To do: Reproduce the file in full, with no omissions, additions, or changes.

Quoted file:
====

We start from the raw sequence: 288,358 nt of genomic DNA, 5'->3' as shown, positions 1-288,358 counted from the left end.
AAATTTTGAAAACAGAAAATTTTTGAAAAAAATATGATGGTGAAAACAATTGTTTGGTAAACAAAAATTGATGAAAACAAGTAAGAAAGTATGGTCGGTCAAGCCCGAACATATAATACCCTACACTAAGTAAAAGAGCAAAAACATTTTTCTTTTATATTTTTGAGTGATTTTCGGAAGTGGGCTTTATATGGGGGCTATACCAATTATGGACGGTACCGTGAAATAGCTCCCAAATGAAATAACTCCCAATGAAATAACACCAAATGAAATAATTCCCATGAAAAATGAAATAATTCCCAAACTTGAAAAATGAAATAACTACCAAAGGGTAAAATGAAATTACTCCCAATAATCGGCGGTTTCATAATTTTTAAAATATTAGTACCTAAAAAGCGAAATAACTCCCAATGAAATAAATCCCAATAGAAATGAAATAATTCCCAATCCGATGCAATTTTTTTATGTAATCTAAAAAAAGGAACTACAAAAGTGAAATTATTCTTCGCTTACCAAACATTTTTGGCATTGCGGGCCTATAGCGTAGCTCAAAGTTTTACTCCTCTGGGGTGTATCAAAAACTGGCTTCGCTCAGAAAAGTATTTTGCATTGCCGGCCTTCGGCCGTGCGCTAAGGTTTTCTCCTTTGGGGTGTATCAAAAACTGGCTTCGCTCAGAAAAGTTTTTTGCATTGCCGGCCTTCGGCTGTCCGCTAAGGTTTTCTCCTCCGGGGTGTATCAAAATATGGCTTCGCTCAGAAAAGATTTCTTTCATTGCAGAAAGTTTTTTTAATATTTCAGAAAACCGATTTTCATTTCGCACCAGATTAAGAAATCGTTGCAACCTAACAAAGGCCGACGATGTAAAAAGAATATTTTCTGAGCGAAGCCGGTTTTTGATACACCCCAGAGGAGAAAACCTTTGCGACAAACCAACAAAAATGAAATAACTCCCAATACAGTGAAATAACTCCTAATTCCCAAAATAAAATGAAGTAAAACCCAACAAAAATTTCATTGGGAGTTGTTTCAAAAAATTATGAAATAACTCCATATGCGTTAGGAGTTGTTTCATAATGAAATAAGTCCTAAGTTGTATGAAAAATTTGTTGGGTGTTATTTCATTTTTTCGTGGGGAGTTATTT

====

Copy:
We start from the raw sequence: 288,358 nt of genomic DNA, 5'->3' as shown, positions 1-288,358 counted from the left end.
AAATTTTGAAAACAGAAAATTTTTGAAAAAAATATGATGGTGAAAACAATTGTTTGGTAAACAAAAATTGATGAAAACAAGTAAGAAAGTATGGTCGGTCAAGCCCGAACATATAATACCCTACACTAAGTAAAAGAGCAAAAACATTTTTCTTTTATATTTTTGAGTGATTTTCGGAAGTGGGCTTTATATGGGGGCTATACCAATTATGGACGGTACCGTGAAATAGCTCCCAAATGAAATAACTCCCAATGAAATAACACCAAATGAAATAATTCCCATGAAAAATGAAATAATTCCCAAACTTGAAAAATGAAATAACTACCAAAGGGTAAAATGAAATTACTCCCAATAATCGGCGGTTTCATAATTTTTAAAATATTAGTACCTAAAAAGCGAAATAACTCCCAATGAAATAAATCCCAATAGAAATGAAATAATTCCCAATCCGATGCAATTTTTTTATGTAATCTAAAAAAAGGAACTACAAAAGTGAAATTATTCTTCGCTTACCAAACATTTTTGGCATTGCGGGCCTATAGCGTAGCTCAAAGTTTTACTCCTCTGGGGTGTATCAAAAACTGGCTTCGCTCAGAAAAGTATTTTGCATTGCCGGCCTTCGGCCGTGCGCTAAGGTTTTCTCCTTTGGGGTGTATCAAAAACTGGCTTCGCTCAGAAAAGTTTTTTGCATTGCCGGCCTTCGGCTGTCCGCTAAGGTTTTCTCCTCCGGGGTGTATCAAAATATGGCTTCGCTCAGAAAAGATTTCTTTCATTGCAGAAAGTTTTTTTAATATTTCAGAAAACCGATTTTCATTTCGCACCAGATTAAGAAATCGTTGCAACCTAACAAAGGCCGACGATGTAAAAAGAATATTTTCTGAGCGAAGCCGGTTTTTGATACACCCCAGAGGAGAAAACCTTTGCGACAAACCAACAAAAATGAAATAACTCCCAATACAGTGAAATAACTCCTAATTCCCAAAATAAAATGAAGTAAAACCCAACAAAAATTTCATTGGGAGTTGTTTCAAAAAATTATGAAATAACTCCATATGCGTTAGGAGTTGTTTCATAATGAAATAAGTCCTAAGTTGTATGAAAAATTTGTTGGGTGTTATTTCATTTTTTCGTGGGGAGTTATTT